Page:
COPAKE—The Copake Planning Board is still considering Salvatore Cascino’s master plan for the build-out of his 300-acre property along Route 22 and Lackawanna Road. But that didn’t prevent Mr. Cascino from embarking on a major excavation project involving the leveling of several acres and moving tons of dirt just north of his proposed farm stand.
Mr. Cascino, 80, of Larchmont, Westchester County, is a convicted felon who has spent the past 22 years amassing violations of federal, state and town laws for illegal dumping, building and excavating at a place he calls Copake Valley Farm, along the east side of Route 22.
The Planning Board has been wrangling with two site plan reviews of Mr. Cascino’s plans to build multiple new structures on and off since 2017.
At the Planning Board’s July 16 meeting held via Zoom, Board Chairman Bob Haight told the board that Mr. Cascino had called the building inspector to ask if he needed a permit to grade off a knob on the property.
The excavation of a small knob would not have been an issue, said Mr. Haight, but in reality the excavation involved the removal of dirt—to a depth of at least five feet—off the top, from an area of several acres.
Amid the cloud of dust, passersby could see an 80,000-pound D8 bulldozer, two or more heavy-duty excavation machines and multiple dump trucks all joining forces in a big dig, which took place over more than a week.
The town code requires that a building permit be issued for any excavation involving more that 20 yards of material.
In meeting with the building inspector earlier in the week, Mr. Haight said he was told “New York State code does not have a building permit for excavation” so the building inspector did not issue a permit and could not therefore issue a stop work order.
Town Attorney Ken Dow did not agree that Mr. Cascino should just be allowed to proceed. He cited sections of Town Code which say excavation for various purposes require a building permit, a special use permit or a mining permit.
‘We don’t know why he’s doing anything.’
Bob Haight, chairman
Copake Planning Board
Another section says excavation for various purposes must meet numerous conditions including that “no more than two acres of property” are disturbed at one time.
Mr. Dow asked what the purpose of the excavation was. “There is supposed to be a reason for it,” he said.
“We don’t know why he’s doing anything. He took five feet right out of there,” said Mr. Haight, adding, “We don’t know where the dirt is going—if he’s selling it that falls under mining.”
Mr. Haight said more than a couple of acres were affected. “It looks like a shopping center is going in there, you can’t miss it.”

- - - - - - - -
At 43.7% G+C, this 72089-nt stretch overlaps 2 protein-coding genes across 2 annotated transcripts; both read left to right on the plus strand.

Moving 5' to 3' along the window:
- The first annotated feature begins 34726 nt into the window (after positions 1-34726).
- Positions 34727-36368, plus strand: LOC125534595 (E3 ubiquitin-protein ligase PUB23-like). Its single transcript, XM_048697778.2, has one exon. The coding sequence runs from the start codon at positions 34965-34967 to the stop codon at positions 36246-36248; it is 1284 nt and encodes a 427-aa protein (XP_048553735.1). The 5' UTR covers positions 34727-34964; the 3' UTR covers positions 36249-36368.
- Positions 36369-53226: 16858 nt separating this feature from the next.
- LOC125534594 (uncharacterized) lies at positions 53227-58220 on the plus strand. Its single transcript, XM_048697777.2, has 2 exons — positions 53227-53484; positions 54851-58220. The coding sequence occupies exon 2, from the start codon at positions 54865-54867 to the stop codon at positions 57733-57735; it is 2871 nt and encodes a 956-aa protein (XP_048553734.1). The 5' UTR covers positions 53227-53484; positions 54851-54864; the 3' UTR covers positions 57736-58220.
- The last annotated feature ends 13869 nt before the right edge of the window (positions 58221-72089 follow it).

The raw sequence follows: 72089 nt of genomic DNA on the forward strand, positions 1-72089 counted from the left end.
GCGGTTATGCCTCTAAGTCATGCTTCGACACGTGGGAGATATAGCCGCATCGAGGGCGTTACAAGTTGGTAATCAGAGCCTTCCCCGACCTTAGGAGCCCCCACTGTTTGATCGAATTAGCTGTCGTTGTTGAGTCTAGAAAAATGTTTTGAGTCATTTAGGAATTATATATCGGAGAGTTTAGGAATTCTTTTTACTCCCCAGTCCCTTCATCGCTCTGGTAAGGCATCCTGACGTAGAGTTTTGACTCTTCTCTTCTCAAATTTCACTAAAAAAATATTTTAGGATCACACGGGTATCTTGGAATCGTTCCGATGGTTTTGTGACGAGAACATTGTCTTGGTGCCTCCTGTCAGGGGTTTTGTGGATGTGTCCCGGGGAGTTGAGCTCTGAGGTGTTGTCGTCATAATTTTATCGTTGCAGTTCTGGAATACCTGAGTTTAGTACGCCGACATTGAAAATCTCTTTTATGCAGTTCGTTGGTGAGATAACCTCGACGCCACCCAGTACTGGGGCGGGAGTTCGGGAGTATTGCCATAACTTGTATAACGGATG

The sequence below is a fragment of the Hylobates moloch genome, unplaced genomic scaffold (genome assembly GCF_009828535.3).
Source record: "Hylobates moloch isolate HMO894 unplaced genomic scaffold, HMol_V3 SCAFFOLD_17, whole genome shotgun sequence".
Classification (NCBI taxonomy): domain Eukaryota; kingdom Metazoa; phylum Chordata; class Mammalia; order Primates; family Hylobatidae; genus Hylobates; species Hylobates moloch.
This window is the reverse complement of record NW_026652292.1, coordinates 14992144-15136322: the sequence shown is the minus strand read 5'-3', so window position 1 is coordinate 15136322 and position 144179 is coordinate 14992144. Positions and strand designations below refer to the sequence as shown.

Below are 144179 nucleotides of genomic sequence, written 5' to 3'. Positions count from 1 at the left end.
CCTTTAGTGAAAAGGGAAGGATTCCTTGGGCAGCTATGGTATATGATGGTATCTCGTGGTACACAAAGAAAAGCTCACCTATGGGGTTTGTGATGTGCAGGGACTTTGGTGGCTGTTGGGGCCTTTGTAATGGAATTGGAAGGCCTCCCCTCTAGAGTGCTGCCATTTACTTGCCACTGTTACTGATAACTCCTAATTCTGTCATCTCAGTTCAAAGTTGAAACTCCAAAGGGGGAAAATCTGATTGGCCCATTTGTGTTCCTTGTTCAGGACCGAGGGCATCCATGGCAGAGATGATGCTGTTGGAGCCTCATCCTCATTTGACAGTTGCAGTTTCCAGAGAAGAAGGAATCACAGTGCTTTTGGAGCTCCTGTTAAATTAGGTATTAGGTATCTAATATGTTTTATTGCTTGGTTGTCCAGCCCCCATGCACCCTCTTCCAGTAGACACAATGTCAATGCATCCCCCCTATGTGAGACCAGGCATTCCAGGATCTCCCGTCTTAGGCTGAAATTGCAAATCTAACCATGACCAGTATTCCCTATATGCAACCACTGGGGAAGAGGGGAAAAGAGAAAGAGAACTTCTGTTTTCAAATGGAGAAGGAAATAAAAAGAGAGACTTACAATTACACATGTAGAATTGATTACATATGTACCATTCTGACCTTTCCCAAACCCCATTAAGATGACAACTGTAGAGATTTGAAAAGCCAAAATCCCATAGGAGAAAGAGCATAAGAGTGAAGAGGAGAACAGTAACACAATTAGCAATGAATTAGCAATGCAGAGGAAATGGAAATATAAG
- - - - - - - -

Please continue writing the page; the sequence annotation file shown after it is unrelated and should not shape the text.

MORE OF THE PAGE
He said the matter was called to his attention by the Town Supervisor and that the Town Board wants the work stopped.
“We can’t wait around,” he said.
Board member Marcia Becker noted that the area being bulldozed of its top soil is supposed to be a hayfield, according to Mr. Cascino’s latest master plan map. The activity there calls the veracity of the map into question, she said.
Mr. Dow said the building inspector cannot allow the work to go on, as excavation for agricultural purposes is only allowed to involve 20 yards of material without a permit.
The attorney said the issue is not about getting a permit it’s that the scale of excavation is “flat out not allowed.”
Mr. Dow said he would address the matter by sending something in writing to the building inspector or Mr. Haight.
The excavation work continued over the weekend.
In a follow-up email late Wednesday, July 22, Chairman Haight said a stop work order on the excavation was issued that day, “We were a little late with the stop work order because they are putting the finish grade on it today.”
In April, Town Building Inspector Lee Heim also issued a stop work order to Mr. Cascino when it was discovered that he was constructing a 15,000 square-foot greenhouse behind the proposed farm market without getting the required building permit and site plan approval from the Planning Board.
Earlier in the July meeting, Mr. Cascino’s right-hand man, David Wiener, and his attorney, Michael Sussman, appeared virtually to make final submissions on the Cascino applications. Items included a full site development plan involving 27 structures, a barn floor plan, an edited operating plan, northern and southern tract maps, a survey, farm market entrance engineering plans, and letters.
The board deemed the applications complete and instructed the secretary to send them to the Columbia County Planning Board for review.
Because the next Town Planning Board meeting is only two weeks away, Mr. Haight advised the board to be ready to vote at the September meeting.
Attorney Dow brought up the question of whether Mr. Cascino’s current “agricultural plan” is substantially different from the one submitted in 2008 that the Planning Board denied. The denial was the subject of an Article 78 action in which a court upheld the Planning Board decision.
Ms. Becker said this plan is very similar to the plan submitted in 2008 and is basically the same only bigger. Board member Chris Grant also did not see any substantive change from the earlier plan. Mr. Haight acknowledged that some of the silos have been removed but the plan is otherwise pretty much the same.
Attorney Sussman pointed out that the state Department of Agriculture and Markets had rejected the idea that Mr. Cascino’s was not an agricultural operation.
He acknowledged that the board can make any decision the members see fit and, if that is denial, it can be addressed by litigation.
The Planning Board meets next August 6.